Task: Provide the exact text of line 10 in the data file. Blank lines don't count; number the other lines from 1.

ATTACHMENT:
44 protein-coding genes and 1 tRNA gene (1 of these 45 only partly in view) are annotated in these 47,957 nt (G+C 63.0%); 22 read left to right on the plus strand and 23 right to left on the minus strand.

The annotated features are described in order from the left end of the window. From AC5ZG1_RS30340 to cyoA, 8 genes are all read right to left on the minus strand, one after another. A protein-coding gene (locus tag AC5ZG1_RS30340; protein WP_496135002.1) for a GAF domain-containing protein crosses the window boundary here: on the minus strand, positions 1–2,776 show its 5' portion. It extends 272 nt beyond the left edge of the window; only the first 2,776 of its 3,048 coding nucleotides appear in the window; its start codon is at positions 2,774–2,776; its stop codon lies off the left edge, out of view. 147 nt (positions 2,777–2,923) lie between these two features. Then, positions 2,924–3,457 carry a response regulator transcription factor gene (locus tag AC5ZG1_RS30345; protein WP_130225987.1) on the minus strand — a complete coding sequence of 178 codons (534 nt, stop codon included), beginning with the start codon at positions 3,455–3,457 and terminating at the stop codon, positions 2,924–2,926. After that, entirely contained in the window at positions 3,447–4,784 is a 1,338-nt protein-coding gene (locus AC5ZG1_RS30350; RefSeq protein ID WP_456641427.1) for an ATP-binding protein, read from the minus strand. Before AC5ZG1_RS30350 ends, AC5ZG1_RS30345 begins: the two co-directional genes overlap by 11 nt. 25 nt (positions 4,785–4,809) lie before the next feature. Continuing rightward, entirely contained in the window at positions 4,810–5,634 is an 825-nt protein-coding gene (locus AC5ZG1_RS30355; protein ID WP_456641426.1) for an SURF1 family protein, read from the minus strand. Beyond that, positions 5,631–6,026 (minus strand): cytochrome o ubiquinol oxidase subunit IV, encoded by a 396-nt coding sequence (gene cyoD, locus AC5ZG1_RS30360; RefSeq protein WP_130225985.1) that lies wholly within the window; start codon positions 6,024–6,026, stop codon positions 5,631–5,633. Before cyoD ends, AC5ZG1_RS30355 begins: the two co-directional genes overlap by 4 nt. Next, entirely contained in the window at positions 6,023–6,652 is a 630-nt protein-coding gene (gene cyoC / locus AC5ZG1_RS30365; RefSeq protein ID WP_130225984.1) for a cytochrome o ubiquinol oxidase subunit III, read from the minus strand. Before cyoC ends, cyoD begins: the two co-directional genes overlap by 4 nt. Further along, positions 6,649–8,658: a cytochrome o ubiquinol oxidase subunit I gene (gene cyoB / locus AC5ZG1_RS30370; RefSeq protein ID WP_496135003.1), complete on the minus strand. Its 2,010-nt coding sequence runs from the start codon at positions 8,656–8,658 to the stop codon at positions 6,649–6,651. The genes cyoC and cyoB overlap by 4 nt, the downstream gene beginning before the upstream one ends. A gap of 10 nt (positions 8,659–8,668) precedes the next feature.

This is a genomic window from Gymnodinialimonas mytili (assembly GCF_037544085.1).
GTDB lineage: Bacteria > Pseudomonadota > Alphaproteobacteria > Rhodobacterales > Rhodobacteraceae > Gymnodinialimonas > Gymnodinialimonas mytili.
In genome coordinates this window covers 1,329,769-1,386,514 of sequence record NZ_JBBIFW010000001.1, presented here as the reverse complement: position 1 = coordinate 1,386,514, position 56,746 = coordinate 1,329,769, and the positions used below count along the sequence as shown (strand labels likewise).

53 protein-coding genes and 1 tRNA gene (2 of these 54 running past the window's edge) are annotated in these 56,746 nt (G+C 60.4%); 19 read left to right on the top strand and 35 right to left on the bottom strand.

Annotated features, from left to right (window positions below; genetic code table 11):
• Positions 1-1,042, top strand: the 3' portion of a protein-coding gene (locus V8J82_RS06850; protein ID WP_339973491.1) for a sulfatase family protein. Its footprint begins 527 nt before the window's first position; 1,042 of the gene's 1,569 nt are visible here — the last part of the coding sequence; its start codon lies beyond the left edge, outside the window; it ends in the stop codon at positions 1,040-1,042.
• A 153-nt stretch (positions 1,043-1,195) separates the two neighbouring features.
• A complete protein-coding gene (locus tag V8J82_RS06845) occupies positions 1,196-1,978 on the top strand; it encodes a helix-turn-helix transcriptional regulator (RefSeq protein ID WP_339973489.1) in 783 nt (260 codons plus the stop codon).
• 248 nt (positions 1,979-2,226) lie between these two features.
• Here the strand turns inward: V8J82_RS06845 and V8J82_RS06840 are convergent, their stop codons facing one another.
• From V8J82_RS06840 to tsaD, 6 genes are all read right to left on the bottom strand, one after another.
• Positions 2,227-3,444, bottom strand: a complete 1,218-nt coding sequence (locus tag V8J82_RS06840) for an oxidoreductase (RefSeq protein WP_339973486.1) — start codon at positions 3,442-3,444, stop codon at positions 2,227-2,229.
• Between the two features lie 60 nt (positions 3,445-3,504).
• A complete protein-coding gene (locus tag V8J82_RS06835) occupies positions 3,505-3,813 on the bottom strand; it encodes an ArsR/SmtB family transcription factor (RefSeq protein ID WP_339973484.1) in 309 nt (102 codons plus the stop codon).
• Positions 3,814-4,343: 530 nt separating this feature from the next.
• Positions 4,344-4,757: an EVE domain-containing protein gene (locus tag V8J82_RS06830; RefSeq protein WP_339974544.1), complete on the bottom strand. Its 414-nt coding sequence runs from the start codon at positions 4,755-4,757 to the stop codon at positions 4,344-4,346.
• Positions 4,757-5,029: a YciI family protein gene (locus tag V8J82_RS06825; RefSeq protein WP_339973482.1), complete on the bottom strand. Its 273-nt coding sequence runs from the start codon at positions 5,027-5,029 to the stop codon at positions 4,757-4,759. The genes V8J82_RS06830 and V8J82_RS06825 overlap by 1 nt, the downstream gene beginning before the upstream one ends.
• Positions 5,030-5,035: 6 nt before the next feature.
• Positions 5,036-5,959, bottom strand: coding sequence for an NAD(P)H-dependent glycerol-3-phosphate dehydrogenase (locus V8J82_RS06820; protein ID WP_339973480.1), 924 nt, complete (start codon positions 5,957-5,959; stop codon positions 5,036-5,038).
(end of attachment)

• A complete protein-coding gene (locus tag V8J82_RS06845) occupies positions 1,196-1,978 on the top strand; it encodes a helix-turn-helix transcriptional regulator (RefSeq protein ID WP_339973489.1) in 783 nt (260 codons plus the stop codon).